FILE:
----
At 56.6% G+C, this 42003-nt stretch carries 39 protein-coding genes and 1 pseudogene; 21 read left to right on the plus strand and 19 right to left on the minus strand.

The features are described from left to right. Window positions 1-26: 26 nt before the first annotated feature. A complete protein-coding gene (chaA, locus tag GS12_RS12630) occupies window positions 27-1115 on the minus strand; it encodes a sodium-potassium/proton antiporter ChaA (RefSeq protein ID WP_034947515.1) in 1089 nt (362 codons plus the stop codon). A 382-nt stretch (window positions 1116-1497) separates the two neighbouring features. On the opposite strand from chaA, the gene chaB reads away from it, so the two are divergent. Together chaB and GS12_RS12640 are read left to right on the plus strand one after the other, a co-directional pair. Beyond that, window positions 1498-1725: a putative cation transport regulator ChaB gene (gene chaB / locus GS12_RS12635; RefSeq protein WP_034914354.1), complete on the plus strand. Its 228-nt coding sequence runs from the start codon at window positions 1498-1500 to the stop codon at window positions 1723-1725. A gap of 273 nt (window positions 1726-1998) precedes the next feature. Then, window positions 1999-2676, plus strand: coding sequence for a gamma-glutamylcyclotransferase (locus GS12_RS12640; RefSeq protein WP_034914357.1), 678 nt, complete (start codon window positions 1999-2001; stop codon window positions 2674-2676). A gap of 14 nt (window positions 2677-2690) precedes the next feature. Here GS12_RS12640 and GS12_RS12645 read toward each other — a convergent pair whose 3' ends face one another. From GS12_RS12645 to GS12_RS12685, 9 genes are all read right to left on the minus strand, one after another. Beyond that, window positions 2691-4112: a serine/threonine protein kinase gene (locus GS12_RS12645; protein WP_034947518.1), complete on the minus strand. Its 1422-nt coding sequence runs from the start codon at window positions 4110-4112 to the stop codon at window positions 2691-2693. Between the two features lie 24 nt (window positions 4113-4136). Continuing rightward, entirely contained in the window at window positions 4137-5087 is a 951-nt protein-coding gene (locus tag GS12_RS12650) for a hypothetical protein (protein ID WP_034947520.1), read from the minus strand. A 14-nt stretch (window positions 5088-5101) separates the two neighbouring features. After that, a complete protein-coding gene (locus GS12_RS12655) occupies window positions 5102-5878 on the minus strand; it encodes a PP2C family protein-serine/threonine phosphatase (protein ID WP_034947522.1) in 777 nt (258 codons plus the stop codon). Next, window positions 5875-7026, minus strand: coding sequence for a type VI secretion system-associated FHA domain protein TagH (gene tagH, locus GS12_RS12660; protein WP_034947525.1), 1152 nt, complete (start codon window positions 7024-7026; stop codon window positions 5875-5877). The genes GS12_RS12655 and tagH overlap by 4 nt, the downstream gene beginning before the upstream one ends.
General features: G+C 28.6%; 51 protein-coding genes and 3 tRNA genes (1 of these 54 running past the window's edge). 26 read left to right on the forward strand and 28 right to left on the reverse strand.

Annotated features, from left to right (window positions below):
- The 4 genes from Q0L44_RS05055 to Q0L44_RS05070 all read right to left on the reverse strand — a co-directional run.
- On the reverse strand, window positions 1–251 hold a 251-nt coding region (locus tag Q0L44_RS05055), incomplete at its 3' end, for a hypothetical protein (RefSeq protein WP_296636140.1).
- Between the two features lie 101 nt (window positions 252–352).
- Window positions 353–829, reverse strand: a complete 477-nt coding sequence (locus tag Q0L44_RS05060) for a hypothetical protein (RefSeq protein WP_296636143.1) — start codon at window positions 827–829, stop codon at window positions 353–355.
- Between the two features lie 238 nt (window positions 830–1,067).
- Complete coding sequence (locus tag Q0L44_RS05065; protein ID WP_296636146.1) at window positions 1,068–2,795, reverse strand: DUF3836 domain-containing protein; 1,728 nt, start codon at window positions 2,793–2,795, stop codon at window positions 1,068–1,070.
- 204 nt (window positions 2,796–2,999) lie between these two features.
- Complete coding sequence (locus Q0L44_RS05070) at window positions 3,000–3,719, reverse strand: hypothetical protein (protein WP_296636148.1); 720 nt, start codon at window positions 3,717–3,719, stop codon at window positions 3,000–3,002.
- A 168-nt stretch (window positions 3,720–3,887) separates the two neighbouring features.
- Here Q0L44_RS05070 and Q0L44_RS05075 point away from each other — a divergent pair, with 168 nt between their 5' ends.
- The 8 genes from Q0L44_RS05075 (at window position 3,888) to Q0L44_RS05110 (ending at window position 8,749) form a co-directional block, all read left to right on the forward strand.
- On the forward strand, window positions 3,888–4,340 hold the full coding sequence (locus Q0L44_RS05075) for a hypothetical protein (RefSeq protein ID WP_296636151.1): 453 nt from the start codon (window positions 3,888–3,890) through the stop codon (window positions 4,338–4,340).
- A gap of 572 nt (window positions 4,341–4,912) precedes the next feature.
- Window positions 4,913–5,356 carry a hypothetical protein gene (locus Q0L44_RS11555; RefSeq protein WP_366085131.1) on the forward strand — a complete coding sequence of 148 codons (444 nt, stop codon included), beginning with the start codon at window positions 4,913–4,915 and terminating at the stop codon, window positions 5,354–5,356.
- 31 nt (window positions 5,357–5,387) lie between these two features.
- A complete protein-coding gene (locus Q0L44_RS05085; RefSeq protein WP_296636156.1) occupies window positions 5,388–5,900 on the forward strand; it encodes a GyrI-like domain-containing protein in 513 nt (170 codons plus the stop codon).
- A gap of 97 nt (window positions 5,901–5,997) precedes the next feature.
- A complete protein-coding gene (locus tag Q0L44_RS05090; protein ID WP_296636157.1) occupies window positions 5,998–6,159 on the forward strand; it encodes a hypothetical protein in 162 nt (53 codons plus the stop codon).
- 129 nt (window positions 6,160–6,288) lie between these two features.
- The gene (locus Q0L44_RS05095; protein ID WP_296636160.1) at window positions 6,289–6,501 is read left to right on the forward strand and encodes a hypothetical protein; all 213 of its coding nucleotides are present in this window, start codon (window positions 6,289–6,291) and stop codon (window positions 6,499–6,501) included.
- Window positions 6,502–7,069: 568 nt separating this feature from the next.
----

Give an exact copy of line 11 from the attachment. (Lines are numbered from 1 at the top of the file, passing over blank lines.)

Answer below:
- 204 nt (window positions 2,796–2,999) lie between these two features.